OMD’s Anderson added: “We felt like last year we had more ownership of the college space because we were one of the few using coaches. This year, there are quite a number of brands using coaches.”
“The first thing we all said this year was, ‘We’ve got to have the coaches.’ They’re that good,” Mentry said. “They’re in positions as coaches where they’re like improv actors because they never know what a reporter is going to ask. They’re put on the spot all the time and they’re good on their feet.”
The coaches usually appear without any attachment to the school where they work. For the brands to use the
“Part of it is that the coaches are
UPS is using (from top) forrmer Purdue women’s coach Carolyn Peck, UConn women’s coach Geno Auriemma, Notre Dame men’s coach Mike Brey and UCLA AD Dan Guerrero.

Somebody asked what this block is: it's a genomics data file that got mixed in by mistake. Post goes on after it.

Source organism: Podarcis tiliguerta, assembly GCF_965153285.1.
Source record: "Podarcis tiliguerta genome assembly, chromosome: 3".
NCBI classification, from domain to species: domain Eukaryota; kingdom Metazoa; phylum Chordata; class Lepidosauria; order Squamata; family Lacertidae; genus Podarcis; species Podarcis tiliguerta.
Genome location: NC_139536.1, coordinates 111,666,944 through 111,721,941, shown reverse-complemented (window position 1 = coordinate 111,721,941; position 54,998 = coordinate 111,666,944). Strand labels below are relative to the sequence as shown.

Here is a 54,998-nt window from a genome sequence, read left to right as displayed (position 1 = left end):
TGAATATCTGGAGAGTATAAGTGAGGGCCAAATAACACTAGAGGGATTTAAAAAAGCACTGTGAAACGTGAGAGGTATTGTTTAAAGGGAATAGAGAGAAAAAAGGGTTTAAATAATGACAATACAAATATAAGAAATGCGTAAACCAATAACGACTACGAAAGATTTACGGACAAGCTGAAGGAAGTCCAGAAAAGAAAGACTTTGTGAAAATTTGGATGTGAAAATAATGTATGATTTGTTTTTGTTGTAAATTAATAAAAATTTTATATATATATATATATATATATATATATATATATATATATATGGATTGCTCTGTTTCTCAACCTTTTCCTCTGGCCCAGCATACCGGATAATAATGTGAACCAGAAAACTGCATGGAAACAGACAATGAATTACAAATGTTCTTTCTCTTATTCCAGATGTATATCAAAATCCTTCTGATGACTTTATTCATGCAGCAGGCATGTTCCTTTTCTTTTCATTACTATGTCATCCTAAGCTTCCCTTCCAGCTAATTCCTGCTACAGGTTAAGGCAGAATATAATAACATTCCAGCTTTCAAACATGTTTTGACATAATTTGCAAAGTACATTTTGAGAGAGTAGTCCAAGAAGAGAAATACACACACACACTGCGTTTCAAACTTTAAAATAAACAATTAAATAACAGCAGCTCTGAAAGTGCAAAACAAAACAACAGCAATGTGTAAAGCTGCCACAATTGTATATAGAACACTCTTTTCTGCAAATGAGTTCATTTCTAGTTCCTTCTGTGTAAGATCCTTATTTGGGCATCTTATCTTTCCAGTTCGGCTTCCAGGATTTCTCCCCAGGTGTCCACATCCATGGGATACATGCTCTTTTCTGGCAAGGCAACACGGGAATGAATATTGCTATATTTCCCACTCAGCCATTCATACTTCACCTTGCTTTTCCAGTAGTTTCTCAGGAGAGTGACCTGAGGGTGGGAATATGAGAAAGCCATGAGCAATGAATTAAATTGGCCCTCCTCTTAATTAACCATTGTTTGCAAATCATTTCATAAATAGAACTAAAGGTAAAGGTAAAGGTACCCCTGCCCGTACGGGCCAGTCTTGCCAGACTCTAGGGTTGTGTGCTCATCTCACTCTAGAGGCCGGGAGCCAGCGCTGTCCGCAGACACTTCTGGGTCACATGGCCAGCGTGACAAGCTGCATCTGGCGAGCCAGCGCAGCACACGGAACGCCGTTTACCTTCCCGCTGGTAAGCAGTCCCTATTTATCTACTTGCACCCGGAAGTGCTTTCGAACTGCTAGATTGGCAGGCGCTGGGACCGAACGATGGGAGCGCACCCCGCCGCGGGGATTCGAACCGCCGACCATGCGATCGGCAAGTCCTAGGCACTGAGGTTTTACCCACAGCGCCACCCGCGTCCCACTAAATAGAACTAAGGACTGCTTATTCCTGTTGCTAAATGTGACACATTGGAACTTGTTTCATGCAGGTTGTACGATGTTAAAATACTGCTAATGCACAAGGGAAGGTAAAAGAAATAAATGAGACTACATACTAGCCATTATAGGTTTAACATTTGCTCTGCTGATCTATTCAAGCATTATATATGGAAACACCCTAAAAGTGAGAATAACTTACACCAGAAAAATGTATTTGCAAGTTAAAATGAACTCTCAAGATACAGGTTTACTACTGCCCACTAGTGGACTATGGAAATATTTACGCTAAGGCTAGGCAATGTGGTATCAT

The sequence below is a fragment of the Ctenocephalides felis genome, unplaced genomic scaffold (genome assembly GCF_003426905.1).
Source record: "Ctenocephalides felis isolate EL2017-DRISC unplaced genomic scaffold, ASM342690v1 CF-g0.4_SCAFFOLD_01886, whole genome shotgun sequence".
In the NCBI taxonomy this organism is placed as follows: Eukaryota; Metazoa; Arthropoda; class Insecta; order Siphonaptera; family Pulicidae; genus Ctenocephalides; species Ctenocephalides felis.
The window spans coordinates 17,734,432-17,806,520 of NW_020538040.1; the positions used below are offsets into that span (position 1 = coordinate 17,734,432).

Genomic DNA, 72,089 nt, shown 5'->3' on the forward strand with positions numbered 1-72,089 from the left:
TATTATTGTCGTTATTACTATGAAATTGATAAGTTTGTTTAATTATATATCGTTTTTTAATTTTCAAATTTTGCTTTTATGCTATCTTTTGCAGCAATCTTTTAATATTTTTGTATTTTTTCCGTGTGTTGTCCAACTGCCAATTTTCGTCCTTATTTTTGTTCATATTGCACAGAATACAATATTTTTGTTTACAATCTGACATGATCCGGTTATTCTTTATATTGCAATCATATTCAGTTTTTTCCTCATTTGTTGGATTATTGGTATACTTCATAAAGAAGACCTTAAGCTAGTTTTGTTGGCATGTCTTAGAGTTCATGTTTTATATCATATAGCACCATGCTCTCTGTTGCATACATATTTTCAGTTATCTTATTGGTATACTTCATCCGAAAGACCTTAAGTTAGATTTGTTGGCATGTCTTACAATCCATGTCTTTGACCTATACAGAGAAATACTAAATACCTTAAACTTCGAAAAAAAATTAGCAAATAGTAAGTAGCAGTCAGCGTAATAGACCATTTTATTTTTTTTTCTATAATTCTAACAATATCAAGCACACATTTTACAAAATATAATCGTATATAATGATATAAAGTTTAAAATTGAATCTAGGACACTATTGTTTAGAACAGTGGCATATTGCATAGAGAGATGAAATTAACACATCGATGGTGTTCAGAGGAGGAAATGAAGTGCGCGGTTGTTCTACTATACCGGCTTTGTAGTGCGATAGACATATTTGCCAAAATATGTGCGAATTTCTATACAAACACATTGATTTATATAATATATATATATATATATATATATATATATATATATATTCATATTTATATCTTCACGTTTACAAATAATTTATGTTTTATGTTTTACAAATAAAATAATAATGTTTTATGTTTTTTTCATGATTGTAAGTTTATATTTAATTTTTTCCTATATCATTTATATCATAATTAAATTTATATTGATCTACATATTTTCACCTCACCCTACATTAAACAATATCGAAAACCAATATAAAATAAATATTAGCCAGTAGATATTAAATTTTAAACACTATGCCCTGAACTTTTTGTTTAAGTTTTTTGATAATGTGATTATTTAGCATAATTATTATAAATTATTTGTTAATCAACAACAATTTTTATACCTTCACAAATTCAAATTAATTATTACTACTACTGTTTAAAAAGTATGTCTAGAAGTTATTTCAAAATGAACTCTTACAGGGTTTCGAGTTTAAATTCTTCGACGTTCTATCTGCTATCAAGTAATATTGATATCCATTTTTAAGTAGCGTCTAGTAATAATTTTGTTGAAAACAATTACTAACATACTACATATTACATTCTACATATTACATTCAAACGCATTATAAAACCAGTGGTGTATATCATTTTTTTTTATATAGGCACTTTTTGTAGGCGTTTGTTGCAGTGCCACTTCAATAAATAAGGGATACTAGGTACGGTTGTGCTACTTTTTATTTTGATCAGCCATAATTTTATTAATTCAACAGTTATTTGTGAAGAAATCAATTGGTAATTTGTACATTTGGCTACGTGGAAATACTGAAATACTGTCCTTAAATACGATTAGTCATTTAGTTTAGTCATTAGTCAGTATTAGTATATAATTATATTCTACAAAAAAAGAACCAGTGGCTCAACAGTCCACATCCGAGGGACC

Capital One’s “Visigoth” spots introduce the coaches without referring to their schools. Anderson is an “NCAA coach,” not the Missouri coach. Self is the “legendary coach,” not the Kansas coach. Auriemma appears in a plain shirt with a Nike logo, but there’s no reference to UConn.
UPS’ spots (youtube.com/ups), however, do identify Brey as the Notre Dame coach and Auriemma as the UConn coach, but both are wearing sport coats and not school logos.
Jones said the coaches are sensitive not to work for any brands that might conflict with their school’s sponsors. If a coach’s school has a relationship with FedEx, for example, Jones would not have recommended that coach to UPS, which in fact, is a corporate partner at UConn.